Wednesday, December 2, 2015

Writing, Not Writing

Jessica Nelson

It’s that time of the year when everything gets hectic beyond belief. There’s barely a moment to catch your breath, let alone sit down and get some good writing done. It gets harder and harder to follow that timeless advice that all writers get:

Write every day.

Every time I hear that, I feel guilty, because I don’t write every day. The guilt gets even worse during November when other people are kicking out entire novels for NaNoWriMo.

So today I’m pulling a page out of Rhonda Browning White’s book. Last week she wrote a blog entitled “The Hiatus: Taking a Break from Writing” on her personal blog. That post inspired this one, because she made an excellent point: writers are always writing.

This idea that a writer is always writing in their heads is what I have deemed “writing, not writing.” It’s a little like “sorry, not sorry” which is what you say/feel when you should be sorry for something but you really aren’t.

“Writing, not writing” is two-fold. On the one hand, it describes when we should be writing, but we aren’t. On the other, it describes when a writer is writing, though they may not be physically typing on a computer or putting pen to paper.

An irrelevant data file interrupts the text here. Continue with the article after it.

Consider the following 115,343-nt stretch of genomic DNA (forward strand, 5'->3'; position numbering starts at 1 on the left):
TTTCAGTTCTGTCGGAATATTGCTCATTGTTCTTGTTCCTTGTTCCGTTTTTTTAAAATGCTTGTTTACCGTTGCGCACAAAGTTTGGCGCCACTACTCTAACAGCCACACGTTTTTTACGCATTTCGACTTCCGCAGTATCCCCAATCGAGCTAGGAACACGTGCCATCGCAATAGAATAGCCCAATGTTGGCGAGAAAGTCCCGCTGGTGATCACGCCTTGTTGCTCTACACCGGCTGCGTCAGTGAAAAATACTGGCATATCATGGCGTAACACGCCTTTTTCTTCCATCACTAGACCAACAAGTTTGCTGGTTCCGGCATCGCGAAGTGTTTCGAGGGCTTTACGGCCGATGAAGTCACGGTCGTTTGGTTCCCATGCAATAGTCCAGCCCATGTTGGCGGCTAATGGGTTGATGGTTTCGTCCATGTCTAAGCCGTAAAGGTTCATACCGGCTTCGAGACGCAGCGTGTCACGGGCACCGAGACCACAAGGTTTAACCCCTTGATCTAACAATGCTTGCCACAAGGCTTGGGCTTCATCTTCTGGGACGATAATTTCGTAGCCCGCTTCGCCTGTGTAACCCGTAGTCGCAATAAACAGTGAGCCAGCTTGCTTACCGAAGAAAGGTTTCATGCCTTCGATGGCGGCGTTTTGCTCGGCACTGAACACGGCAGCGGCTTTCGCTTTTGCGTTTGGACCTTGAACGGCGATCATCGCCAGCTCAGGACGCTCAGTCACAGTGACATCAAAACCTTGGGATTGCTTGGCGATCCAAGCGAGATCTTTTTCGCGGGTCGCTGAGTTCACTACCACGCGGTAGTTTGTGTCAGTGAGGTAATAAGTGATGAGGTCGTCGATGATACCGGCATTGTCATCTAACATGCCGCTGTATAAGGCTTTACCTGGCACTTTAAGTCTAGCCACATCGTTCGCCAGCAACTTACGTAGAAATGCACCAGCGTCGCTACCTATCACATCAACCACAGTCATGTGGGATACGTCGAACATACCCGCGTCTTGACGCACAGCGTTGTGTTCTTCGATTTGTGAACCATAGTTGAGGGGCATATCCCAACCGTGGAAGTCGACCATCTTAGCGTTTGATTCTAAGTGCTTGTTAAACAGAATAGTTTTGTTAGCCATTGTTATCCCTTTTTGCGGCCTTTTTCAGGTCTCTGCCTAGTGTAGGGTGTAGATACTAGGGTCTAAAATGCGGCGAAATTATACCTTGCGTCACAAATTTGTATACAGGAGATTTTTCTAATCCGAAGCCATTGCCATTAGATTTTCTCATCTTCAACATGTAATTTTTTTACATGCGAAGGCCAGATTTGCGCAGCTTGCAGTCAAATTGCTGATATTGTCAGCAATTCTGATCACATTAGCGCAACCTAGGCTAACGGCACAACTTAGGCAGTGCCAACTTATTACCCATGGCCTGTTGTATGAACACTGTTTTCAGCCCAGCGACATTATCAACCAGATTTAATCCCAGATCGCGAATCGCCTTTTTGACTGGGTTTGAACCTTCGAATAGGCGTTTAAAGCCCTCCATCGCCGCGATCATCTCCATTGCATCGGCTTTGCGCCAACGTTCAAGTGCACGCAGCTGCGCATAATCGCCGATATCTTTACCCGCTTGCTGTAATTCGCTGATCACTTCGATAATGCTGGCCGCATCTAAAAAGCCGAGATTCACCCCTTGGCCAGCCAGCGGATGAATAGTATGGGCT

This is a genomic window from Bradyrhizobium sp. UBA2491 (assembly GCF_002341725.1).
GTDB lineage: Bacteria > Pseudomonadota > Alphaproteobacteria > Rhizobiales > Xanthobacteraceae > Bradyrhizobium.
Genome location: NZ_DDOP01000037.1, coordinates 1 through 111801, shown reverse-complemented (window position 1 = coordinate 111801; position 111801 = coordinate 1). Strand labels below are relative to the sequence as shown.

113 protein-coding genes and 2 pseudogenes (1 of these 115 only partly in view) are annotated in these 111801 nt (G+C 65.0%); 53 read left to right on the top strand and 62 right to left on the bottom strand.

I am notorious for “writing, not writing.” It feels like I rarely get anything written down. But I find there’s a certain freedom in “writing, not writing.” I’m the kind of writer who likes to get it right the first time I put it on paper. I get attached to my words, and it pains me to do deletions and rewrites. So when I write something that I don’t really like, I feel as if I’ve wasted valuable writing time, which isn’t something I get very often.

But when I’m “writing, not writing” in my head, I can redo the scene a hundred times over, trying every permutation of action and dialogue, perfecting every little detail—and I’m not wasting time. Well, okay, so maybe I waste a little time. But it is totally worth it.

I’d like to say something really important—especially to all the writers who get crazy busy: it’s okay if you don’t write every day.

Let me say that again.

It’s okay if you don’t write every day.

Do a little “writing, not writing” instead. It’s still productive, and it still exercises those creative muscles. You can do it anytime, anywhere. Even while you’re fixing a holiday meal. (Just be careful not to burn anything.)

Tell us your favorite way/place to do “writing, not writing” in the comments!

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